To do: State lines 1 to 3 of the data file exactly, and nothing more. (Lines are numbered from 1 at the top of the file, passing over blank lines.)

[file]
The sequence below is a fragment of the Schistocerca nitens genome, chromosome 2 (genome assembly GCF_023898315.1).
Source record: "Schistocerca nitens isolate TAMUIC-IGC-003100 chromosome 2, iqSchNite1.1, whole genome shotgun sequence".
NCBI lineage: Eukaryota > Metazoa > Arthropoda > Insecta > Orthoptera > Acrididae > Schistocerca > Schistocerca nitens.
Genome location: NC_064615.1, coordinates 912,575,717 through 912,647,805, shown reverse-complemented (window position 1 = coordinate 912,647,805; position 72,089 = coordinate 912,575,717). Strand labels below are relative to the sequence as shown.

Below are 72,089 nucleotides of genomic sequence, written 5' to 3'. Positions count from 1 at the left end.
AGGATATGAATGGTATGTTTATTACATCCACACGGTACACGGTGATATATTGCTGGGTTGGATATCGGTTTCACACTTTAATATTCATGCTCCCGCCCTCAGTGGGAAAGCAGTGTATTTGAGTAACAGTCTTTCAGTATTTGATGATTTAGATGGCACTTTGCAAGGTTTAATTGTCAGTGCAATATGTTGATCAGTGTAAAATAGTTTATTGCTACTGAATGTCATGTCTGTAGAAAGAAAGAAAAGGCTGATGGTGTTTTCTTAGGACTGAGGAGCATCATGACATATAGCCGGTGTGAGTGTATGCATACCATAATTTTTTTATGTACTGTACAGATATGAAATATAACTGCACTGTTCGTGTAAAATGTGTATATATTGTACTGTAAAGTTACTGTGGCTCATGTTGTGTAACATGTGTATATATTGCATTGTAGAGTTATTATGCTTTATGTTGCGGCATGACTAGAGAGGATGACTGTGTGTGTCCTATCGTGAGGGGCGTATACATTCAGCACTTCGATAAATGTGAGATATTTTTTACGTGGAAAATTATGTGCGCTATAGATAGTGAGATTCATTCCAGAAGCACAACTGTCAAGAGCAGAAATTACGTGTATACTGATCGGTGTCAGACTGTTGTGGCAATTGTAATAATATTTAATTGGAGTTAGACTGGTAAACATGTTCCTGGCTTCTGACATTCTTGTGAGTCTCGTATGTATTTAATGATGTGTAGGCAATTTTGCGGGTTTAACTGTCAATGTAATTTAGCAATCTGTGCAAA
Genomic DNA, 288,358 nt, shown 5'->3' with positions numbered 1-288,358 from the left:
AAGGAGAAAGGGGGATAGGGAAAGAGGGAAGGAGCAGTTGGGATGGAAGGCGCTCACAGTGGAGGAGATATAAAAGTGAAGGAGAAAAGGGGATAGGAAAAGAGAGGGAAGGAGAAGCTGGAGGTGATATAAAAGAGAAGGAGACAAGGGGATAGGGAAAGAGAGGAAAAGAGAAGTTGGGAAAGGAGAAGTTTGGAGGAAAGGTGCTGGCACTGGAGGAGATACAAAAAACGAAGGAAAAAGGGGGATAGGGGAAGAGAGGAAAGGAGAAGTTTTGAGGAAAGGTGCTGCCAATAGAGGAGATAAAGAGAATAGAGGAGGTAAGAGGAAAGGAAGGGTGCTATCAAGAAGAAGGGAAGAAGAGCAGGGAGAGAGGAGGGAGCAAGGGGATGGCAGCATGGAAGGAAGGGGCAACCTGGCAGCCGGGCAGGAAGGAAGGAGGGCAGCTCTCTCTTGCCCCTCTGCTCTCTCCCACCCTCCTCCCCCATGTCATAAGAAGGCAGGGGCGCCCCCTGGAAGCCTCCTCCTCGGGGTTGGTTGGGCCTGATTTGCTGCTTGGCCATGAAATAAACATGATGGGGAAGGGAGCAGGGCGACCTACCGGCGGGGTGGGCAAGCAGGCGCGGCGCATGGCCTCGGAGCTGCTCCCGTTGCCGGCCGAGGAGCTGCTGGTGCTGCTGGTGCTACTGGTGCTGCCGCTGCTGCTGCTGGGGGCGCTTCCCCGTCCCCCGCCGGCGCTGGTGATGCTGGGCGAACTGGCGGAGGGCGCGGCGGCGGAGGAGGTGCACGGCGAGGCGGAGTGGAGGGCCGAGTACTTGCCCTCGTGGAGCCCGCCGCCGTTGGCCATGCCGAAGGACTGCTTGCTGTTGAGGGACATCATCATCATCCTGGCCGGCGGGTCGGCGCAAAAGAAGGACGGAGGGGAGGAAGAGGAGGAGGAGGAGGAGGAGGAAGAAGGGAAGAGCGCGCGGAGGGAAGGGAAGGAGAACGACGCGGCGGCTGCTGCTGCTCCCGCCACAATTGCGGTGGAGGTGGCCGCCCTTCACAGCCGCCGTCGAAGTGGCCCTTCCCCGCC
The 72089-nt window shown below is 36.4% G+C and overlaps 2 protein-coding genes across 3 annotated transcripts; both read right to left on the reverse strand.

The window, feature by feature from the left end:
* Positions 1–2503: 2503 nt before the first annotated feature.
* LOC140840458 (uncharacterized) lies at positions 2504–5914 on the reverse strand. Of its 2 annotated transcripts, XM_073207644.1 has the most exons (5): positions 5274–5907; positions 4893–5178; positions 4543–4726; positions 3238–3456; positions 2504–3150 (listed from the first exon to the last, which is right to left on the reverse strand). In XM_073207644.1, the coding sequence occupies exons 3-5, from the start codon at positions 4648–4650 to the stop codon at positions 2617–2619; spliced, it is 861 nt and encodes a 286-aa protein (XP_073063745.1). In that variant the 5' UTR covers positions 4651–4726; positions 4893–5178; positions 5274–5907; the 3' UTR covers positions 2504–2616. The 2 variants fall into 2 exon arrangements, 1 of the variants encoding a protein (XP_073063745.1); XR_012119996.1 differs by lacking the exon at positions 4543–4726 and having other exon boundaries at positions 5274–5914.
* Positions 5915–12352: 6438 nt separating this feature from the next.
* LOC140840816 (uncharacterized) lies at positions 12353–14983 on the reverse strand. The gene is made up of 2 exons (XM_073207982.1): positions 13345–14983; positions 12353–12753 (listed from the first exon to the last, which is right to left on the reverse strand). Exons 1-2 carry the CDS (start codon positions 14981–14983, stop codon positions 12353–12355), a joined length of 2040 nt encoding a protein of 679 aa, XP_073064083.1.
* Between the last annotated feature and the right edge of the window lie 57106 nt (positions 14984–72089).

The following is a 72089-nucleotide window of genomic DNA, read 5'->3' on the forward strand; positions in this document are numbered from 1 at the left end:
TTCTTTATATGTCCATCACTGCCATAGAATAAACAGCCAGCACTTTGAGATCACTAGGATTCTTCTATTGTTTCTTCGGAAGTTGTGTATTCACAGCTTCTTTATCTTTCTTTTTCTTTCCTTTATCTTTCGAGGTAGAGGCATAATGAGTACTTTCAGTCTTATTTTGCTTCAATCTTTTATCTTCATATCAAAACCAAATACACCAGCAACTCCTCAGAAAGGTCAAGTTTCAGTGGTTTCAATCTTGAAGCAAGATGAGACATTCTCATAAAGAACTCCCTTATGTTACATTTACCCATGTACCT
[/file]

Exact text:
The sequence below is a fragment of the Schistocerca nitens genome, chromosome 2 (genome assembly GCF_023898315.1).
Source record: "Schistocerca nitens isolate TAMUIC-IGC-003100 chromosome 2, iqSchNite1.1, whole genome shotgun sequence".
NCBI lineage: Eukaryota > Metazoa > Arthropoda > Insecta > Orthoptera > Acrididae > Schistocerca > Schistocerca nitens.